summarized in a few innocent sentences - "On Dec. 26, 2001, three
kilometers from Cancha Carreras, there was an accident involving a
green Land Rover..."
Thinking back on the accident now, I have
such good memories of the day and night we stayed at the little ramshackle
border post in the middle of nowhere. The soldiers there are posted
for a month or two at a time and it is so remote that things are run
like a boys camp. Dinner was a huge pan of roasted lamb with some biscuit-like
bread. They gave us champagne. After midnight the squad room was cleaned
out so that we could sleep on the floor near the fire. They radioed
for a tow truck from Rio Gallegos, 300km away, and even took us out
to the lonely intersection of roads where we waited for the country
bus in the comfort of the pickup truck cab. The accident knocked us
down, but those Argentine soldiers picked us back up, dusted us off
and set us on our way. Great guys.
Back in Buenos Aires, we're a long way away from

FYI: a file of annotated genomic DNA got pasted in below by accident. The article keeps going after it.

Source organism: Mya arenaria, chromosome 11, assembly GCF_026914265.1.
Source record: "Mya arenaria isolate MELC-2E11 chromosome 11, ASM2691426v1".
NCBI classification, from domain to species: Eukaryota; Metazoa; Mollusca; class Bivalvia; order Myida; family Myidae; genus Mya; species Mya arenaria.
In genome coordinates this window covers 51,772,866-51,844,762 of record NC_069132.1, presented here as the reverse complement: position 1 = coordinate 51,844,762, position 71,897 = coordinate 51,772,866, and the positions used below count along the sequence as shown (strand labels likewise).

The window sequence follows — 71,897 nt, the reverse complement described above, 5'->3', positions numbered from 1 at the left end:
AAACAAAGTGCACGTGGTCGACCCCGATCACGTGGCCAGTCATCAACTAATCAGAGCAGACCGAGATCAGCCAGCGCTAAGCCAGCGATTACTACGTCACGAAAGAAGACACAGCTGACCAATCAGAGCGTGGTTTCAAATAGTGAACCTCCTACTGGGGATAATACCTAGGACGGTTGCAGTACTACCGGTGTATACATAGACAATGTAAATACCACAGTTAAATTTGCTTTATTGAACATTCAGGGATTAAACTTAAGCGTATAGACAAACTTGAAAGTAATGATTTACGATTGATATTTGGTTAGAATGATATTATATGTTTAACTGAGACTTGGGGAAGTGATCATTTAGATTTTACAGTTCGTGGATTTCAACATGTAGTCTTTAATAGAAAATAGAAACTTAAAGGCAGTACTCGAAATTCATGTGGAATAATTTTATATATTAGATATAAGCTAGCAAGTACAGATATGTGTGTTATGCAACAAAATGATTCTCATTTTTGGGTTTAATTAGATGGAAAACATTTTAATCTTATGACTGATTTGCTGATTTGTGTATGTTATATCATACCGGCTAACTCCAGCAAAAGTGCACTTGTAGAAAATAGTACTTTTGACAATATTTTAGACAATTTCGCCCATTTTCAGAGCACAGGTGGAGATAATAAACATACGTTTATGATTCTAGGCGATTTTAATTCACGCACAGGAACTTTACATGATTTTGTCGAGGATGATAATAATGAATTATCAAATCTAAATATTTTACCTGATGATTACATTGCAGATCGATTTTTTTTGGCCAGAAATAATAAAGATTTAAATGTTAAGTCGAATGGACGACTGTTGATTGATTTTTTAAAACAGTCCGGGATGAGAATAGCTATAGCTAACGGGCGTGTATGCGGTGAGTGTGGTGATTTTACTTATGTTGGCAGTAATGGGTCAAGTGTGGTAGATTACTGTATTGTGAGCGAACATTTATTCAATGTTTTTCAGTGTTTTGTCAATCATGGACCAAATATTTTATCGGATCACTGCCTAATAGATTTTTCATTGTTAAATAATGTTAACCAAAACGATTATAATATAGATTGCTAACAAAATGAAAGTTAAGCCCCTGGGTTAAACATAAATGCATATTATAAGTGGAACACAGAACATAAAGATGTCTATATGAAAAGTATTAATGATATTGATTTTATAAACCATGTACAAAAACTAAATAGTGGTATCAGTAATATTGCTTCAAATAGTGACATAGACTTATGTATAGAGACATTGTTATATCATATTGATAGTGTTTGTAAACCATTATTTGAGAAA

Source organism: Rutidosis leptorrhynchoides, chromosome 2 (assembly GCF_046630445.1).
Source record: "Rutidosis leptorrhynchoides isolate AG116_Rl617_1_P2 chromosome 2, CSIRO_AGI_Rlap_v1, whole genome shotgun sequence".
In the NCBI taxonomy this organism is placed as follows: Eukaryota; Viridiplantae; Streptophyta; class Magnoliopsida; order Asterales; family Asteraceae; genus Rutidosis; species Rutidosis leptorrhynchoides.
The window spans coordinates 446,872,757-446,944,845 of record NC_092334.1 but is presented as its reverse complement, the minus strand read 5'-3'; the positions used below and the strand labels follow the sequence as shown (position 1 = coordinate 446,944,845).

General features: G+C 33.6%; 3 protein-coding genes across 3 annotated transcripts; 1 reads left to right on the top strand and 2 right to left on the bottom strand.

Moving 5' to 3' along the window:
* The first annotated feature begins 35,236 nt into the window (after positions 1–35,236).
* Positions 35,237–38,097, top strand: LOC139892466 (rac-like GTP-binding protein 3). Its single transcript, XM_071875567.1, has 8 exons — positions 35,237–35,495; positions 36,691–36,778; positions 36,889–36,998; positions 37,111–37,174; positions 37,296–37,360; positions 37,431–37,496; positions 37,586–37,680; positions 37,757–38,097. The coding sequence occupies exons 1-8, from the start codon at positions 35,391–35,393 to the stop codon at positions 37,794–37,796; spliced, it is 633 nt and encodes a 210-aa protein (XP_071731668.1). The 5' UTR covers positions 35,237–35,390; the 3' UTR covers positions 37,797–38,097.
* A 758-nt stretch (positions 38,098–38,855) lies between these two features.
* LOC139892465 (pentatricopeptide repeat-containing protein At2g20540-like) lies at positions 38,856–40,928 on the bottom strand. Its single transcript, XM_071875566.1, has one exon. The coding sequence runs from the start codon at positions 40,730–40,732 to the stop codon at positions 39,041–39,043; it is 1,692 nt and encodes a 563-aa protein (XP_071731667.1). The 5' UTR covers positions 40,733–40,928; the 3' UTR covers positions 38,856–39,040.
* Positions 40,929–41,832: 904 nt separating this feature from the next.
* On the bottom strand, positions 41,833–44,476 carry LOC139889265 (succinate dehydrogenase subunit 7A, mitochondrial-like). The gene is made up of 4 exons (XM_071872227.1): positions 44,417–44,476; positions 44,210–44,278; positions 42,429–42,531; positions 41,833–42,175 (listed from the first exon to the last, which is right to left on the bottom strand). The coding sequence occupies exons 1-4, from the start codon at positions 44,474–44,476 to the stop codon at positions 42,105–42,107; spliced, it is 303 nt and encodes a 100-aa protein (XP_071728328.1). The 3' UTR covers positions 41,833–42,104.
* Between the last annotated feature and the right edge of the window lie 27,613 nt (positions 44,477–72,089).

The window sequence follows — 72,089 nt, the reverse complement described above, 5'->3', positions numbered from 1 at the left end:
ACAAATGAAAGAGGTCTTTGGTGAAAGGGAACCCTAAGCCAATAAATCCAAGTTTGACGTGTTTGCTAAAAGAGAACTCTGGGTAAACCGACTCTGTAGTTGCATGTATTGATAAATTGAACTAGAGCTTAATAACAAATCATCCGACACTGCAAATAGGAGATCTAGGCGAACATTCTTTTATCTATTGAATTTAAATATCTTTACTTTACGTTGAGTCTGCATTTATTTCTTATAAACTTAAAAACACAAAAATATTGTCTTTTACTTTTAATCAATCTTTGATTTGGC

it all. The truck was towed to Rio Gallegos and then we had it flat-bedded
3000km to the capitol. After a couple of days of research and phone
calls, we got on the 36 hour bus all the way back up the road we had
driven a few days before. Though the economy is really in the trashcan
and riots still flare up occasionally, I'm glad we had the chance to
come back to this beautiful city. The attitude of the people here can
be summed up in the words of the insurance manager on the first day
that we met him. He apologized as the three of us wedged our chairs
beside his desk and said "My office is small, but my heart is
big." The truck is a writeoff. We don't know what exactly
our next move will be. But the expedition will go on. To the soldiers
at Cancha Carreras, the tow truck operator who made a 600km round trip
with his wife to get our Land Rover to civilization, Vespirini Transport
who insisted on taking us sightseeing after agreeing to haul the truck
to Buenos Aires, Hernan at the Grupo Bavaria Land Rover shop, and the
folks at AIG - you have made our hearts big too!